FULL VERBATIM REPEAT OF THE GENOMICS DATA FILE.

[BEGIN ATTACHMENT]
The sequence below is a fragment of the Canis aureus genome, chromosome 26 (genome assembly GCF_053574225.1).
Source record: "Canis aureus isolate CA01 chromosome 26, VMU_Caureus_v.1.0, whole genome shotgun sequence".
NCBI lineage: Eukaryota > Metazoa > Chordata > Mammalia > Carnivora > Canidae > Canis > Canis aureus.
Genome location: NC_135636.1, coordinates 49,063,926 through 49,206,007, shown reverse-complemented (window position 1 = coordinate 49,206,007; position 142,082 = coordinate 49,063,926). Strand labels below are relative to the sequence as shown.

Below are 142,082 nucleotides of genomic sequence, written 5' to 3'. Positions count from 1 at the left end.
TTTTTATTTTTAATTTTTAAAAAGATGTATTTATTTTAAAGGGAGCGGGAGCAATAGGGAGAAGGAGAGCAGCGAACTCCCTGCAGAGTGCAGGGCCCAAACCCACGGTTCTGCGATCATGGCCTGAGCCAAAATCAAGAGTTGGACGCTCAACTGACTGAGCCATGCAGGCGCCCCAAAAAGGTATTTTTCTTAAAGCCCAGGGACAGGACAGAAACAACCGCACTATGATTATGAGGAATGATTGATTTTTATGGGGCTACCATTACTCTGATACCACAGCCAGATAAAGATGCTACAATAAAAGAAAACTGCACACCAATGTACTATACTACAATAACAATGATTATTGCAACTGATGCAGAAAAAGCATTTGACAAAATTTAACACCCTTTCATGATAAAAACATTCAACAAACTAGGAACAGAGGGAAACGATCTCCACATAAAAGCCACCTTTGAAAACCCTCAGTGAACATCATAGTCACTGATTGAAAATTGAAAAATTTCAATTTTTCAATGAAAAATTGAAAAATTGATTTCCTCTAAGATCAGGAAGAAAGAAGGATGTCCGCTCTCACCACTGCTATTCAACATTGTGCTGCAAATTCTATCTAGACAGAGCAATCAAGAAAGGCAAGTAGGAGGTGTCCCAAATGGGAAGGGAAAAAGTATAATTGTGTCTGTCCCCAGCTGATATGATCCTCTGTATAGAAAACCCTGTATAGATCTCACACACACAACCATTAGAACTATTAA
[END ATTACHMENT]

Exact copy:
The sequence below is a fragment of the Canis aureus genome, chromosome 26 (genome assembly GCF_053574225.1).
Source record: "Canis aureus isolate CA01 chromosome 26, VMU_Caureus_v.1.0, whole genome shotgun sequence".
NCBI lineage: Eukaryota > Metazoa > Chordata > Mammalia > Carnivora > Canidae > Canis > Canis aureus.
Genome location: NC_135636.1, coordinates 49,063,926 through 49,206,007, shown reverse-complemented (window position 1 = coordinate 49,206,007; position 142,082 = coordinate 49,063,926). Strand labels below are relative to the sequence as shown.

Below are 142,082 nucleotides of genomic sequence, written 5' to 3'. Positions count from 1 at the left end.
TTTTTATTTTTAATTTTTAAAAAGATGTATTTATTTTAAAGGGAGCGGGAGCAATAGGGAGAAGGAGAGCAGCGAACTCCCTGCAGAGTGCAGGGCCCAAACCCACGGTTCTGCGATCATGGCCTGAGCCAAAATCAAGAGTTGGACGCTCAACTGACTGAGCCATGCAGGCGCCCCAAAAAGGTATTTTTCTTAAAGCCCAGGGACAGGACAGAAACAACCGCACTATGATTATGAGGAATGATTGATTTTTATGGGGCTACCATTACTCTGATACCACAGCCAGATAAAGATGCTACAATAAAAGAAAACTGCACACCAATGTACTATACTACAATAACAATGATTATTGCAACTGATGCAGAAAAAGCATTTGACAAAATTTAACACCCTTTCATGATAAAAACATTCAACAAACTAGGAACAGAGGGAAACGATCTCCACATAAAAGCCACCTTTGAAAACCCTCAGTGAACATCATAGTCACTGATTGAAAATTGAAAAATTTCAATTTTTCAATGAAAAATTGAAAAATTGATTTCCTCTAAGATCAGGAAGAAAGAAGGATGTCCGCTCTCACCACTGCTATTCAACATTGTGCTGCAAATTCTATCTAGACAGAGCAATCAAGAAAGGCAAGTAGGAGGTGTCCCAAATGGGAAGGGAAAAAGTATAATTGTGTCTGTCCCCAGCTGATATGATCCTCTGTATAGAAAACCCTGTATAGATCTCACACACACAACCATTAGAACTATTAA